Sunday, January 31, 2010


“We must learn the language of our audience,” [C S] Lewis wrote. “You must translate every bit of your theology into the vernacular. I have come to the conclusion that if you cannot translate your thoughts into uneducated language, then your thoughts are confused.”

On his blog, Mike Wendland quotes Lewis in a post called 'Let's watch our Christianese.' (Blogger's spellchecker doesn't think that's a word - or didn't until I informed it that it was.)

Mike talks about how our Christian jargon/language is often misinterpreted by those outside the church. We may be saying something with good sense - to us - they hear 'born again' as 'fundamentalist/cultist/religious extremist' or 'love offering' as possibly involving an orgy.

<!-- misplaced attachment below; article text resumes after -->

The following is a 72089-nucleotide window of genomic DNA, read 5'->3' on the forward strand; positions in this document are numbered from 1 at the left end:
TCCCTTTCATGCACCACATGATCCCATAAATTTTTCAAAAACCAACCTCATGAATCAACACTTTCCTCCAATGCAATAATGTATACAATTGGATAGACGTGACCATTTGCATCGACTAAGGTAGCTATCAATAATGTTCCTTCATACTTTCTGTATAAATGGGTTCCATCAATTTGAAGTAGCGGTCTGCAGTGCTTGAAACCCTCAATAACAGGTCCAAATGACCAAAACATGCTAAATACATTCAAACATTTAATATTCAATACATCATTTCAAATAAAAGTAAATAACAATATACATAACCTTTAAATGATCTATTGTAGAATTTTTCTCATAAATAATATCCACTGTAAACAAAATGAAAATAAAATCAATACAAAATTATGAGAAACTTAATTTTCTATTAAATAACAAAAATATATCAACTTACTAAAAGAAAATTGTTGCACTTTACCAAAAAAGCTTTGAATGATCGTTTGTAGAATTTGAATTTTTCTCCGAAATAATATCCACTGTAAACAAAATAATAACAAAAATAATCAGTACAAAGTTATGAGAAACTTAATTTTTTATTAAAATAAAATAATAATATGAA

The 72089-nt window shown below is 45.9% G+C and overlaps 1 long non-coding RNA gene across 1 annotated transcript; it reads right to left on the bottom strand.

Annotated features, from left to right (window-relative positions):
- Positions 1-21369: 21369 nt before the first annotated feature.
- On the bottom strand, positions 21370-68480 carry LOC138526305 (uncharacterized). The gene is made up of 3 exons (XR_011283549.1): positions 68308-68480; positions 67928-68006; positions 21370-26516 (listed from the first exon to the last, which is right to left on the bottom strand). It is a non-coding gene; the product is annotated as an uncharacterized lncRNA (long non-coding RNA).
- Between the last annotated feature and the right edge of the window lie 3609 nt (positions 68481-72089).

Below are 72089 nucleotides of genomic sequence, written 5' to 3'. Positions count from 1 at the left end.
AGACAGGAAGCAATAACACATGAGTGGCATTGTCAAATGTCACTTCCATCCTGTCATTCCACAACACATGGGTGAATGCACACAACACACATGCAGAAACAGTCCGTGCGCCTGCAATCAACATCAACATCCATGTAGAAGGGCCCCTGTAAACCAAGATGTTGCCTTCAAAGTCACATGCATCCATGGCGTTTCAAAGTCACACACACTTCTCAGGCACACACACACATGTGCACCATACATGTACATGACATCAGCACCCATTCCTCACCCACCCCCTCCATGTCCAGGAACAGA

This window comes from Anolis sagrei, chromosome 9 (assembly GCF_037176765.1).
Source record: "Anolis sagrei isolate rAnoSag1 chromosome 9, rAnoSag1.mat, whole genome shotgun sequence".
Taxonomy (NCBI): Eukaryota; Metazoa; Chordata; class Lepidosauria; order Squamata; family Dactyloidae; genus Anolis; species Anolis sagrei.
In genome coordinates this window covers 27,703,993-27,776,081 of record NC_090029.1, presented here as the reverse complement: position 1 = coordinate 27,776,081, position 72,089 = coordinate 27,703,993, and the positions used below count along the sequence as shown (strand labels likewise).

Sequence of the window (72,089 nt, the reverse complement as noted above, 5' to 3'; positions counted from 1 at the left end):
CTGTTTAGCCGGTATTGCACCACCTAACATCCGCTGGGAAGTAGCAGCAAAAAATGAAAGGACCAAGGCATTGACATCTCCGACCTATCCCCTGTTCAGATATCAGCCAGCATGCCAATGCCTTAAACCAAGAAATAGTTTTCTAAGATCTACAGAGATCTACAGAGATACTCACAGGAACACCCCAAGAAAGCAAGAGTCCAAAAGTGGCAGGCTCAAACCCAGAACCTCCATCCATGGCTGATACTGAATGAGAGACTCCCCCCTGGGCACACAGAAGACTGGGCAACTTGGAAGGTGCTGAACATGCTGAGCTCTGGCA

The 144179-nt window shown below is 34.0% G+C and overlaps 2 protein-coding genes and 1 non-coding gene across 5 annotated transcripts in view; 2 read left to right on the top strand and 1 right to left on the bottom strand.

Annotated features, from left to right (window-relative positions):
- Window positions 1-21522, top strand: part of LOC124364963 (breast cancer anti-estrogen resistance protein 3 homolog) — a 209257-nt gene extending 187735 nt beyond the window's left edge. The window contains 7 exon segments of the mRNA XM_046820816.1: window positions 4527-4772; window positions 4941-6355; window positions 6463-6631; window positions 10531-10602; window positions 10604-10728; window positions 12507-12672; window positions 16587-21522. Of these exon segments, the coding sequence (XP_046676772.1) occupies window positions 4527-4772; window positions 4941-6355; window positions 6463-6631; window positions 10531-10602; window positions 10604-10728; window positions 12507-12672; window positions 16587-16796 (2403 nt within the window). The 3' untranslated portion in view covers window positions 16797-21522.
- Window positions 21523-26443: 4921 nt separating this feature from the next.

Personally I hate being asked to 'please be seated.' Who talks like that in real life? And there are heaps of other jargon phrases that many churches use, perhaps with the intention of sounding more liturgical. Let's move these archaic expressions on - or at the very least
explain them to those who might be visiting.

We had one of our leaders 'explain' Communion the weekend before last - I suspect that more than 50% of our congregation had their eyes and ears opened as a result. Regular explanations like that are worth doing, and perhaps more useful than telling the people who've been attending for 20 or 30 years that they need to remember that Christ died for our sins, the sort of thing we actually know - because we've heard it several thousand times....

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